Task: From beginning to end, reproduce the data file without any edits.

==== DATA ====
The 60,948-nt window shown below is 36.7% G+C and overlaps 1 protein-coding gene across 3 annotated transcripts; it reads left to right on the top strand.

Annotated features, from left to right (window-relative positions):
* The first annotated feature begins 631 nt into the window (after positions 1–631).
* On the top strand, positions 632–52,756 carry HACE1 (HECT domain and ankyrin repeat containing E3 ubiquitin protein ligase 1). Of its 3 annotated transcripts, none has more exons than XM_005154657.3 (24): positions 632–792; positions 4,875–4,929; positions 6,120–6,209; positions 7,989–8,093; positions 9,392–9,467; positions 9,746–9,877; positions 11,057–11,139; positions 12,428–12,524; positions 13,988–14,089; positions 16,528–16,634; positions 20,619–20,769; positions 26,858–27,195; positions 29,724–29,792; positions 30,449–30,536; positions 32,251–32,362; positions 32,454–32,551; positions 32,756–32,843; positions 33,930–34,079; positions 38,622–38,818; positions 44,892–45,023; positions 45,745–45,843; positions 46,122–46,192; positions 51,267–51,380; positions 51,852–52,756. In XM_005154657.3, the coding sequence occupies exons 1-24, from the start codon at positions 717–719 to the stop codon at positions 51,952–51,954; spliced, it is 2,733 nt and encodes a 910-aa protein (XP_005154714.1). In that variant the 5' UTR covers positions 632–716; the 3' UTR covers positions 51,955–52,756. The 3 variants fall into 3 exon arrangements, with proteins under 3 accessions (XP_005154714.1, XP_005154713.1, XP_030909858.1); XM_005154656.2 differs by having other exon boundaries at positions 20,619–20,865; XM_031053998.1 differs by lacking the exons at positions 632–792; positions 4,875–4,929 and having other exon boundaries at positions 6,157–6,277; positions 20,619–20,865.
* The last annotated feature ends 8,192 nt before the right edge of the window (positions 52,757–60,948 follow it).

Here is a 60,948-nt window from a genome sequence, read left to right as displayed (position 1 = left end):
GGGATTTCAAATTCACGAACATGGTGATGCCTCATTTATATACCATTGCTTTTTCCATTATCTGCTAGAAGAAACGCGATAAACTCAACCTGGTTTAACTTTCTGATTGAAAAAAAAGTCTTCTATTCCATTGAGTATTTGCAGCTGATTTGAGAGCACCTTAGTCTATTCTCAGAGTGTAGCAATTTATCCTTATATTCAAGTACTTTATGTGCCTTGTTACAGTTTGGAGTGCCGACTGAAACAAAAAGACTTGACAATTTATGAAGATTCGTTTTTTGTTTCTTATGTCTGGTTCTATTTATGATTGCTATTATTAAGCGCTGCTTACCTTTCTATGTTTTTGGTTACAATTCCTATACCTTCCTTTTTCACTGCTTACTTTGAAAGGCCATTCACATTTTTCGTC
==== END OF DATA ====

The 60,948-nt window shown below is 36.7% G+C and overlaps 1 protein-coding gene across 3 annotated transcripts; it reads left to right on the top strand.

Annotated features, from left to right (window-relative positions):
* The first annotated feature begins 631 nt into the window (after positions 1–631).
* On the top strand, positions 632–52,756 carry HACE1 (HECT domain and ankyrin repeat containing E3 ubiquitin protein ligase 1). Of its 3 annotated transcripts, none has more exons than XM_005154657.3 (24): positions 632–792; positions 4,875–4,929; positions 6,120–6,209; positions 7,989–8,093; positions 9,392–9,467; positions 9,746–9,877; positions 11,057–11,139; positions 12,428–12,524; positions 13,988–14,089; positions 16,528–16,634; positions 20,619–20,769; positions 26,858–27,195; positions 29,724–29,792; positions 30,449–30,536; positions 32,251–32,362; positions 32,454–32,551; positions 32,756–32,843; positions 33,930–34,079; positions 38,622–38,818; positions 44,892–45,023; positions 45,745–45,843; positions 46,122–46,192; positions 51,267–51,380; positions 51,852–52,756. In XM_005154657.3, the coding sequence occupies exons 1-24, from the start codon at positions 717–719 to the stop codon at positions 51,952–51,954; spliced, it is 2,733 nt and encodes a 910-aa protein (XP_005154714.1). In that variant the 5' UTR covers positions 632–716; the 3' UTR covers positions 51,955–52,756. The 3 variants fall into 3 exon arrangements, with proteins under 3 accessions (XP_005154714.1, XP_005154713.1, XP_030909858.1); XM_005154656.2 differs by having other exon boundaries at positions 20,619–20,865; XM_031053998.1 differs by lacking the exons at positions 632–792; positions 4,875–4,929 and having other exon boundaries at positions 6,157–6,277; positions 20,619–20,865.
* The last annotated feature ends 8,192 nt before the right edge of the window (positions 52,757–60,948 follow it).

Here is a 60,948-nt window from a genome sequence, read left to right as displayed (position 1 = left end):
GGGATTTCAAATTCACGAACATGGTGATGCCTCATTTATATACCATTGCTTTTTCCATTATCTGCTAGAAGAAACGCGATAAACTCAACCTGGTTTAACTTTCTGATTGAAAAAAAAGTCTTCTATTCCATTGAGTATTTGCAGCTGATTTGAGAGCACCTTAGTCTATTCTCAGAGTGTAGCAATTTATCCTTATATTCAAGTACTTTATGTGCCTTGTTACAGTTTGGAGTGCCGACTGAAACAAAAAGACTTGACAATTTATGAAGATTCGTTTTTTGTTTCTTATGTCTGGTTCTATTTATGATTGCTATTATTAAGCGCTGCTTACCTTTCTATGTTTTTGGTTACAATTCCTATACCTTCCTTTTTCACTGCTTACTTTGAAAGGCCATTCACATTTTTCGTC